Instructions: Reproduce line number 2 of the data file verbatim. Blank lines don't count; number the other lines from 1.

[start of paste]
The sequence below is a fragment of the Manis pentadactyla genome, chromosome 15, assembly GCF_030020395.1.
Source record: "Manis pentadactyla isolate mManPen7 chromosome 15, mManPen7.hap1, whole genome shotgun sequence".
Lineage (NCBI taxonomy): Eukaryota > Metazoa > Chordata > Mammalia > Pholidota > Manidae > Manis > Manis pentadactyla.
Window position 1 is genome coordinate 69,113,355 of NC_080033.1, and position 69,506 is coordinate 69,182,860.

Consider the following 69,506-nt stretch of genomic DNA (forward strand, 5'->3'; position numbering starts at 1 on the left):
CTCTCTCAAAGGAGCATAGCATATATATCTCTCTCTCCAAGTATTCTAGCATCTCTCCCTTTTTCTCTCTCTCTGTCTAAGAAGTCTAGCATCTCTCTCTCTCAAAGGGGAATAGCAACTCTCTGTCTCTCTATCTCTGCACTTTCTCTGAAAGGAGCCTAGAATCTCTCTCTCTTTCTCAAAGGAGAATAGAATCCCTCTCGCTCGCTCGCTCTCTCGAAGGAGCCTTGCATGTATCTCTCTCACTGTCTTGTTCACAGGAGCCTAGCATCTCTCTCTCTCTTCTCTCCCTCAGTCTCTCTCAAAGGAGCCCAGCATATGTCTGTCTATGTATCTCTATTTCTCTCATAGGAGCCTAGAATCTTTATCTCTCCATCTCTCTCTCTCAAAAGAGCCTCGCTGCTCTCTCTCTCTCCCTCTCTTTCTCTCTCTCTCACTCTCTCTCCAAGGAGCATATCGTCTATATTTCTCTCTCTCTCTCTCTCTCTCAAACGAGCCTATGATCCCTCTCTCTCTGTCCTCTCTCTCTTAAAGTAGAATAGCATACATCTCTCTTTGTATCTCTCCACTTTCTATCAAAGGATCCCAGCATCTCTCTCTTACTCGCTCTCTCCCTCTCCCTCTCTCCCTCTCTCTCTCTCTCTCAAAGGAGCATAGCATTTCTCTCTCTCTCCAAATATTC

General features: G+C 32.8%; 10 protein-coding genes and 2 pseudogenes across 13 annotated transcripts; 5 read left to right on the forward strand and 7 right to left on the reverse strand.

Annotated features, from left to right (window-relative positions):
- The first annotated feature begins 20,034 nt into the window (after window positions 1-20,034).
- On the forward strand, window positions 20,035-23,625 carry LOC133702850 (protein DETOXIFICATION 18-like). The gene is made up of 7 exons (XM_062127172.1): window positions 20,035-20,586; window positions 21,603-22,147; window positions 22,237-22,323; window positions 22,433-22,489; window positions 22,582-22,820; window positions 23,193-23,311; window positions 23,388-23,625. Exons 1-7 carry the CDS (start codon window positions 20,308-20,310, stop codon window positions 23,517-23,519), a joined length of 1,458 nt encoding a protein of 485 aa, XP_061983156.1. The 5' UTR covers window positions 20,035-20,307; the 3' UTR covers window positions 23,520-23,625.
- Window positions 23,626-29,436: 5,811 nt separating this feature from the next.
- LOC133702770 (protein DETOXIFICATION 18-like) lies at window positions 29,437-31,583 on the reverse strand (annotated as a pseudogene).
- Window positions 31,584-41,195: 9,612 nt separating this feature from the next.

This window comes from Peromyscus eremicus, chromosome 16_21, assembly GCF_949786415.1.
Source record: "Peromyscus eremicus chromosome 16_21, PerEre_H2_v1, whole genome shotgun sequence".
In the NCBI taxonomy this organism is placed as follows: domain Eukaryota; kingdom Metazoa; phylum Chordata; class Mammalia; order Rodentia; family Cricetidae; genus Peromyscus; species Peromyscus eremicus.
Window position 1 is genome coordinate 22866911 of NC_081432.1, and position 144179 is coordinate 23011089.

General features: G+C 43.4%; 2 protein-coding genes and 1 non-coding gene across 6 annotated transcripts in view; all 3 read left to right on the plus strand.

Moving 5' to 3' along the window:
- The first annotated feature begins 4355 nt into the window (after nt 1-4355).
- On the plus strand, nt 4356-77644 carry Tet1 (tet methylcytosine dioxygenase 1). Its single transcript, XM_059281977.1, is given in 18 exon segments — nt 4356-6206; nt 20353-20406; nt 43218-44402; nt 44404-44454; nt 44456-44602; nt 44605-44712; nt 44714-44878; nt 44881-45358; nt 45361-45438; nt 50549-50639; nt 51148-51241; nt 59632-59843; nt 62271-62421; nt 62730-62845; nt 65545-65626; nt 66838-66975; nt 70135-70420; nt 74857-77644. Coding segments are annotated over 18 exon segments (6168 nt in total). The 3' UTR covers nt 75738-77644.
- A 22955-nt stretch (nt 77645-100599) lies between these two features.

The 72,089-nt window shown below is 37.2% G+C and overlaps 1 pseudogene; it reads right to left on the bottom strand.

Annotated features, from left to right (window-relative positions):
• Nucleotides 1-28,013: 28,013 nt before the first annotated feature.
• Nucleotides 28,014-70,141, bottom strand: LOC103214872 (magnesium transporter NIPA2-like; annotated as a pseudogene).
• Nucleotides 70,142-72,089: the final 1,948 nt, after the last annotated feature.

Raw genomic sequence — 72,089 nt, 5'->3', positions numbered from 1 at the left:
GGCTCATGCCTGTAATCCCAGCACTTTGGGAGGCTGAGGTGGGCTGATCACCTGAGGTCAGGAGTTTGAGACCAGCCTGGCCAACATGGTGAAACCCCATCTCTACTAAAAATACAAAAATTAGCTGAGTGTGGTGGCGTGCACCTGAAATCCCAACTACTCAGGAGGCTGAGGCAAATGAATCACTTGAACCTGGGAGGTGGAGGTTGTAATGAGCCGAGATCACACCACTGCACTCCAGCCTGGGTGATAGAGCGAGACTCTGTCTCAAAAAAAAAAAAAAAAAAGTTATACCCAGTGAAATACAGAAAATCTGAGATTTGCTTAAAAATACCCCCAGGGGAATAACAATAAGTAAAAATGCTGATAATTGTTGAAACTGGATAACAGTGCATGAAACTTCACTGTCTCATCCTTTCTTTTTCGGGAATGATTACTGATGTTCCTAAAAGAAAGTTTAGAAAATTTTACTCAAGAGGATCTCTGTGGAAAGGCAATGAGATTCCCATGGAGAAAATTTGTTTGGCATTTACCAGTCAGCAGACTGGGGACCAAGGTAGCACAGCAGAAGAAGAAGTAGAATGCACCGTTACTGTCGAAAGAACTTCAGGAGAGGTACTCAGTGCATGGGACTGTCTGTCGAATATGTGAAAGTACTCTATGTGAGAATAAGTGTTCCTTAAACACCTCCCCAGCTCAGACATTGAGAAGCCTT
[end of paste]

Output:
Source record: "Manis pentadactyla isolate mManPen7 chromosome 15, mManPen7.hap1, whole genome shotgun sequence".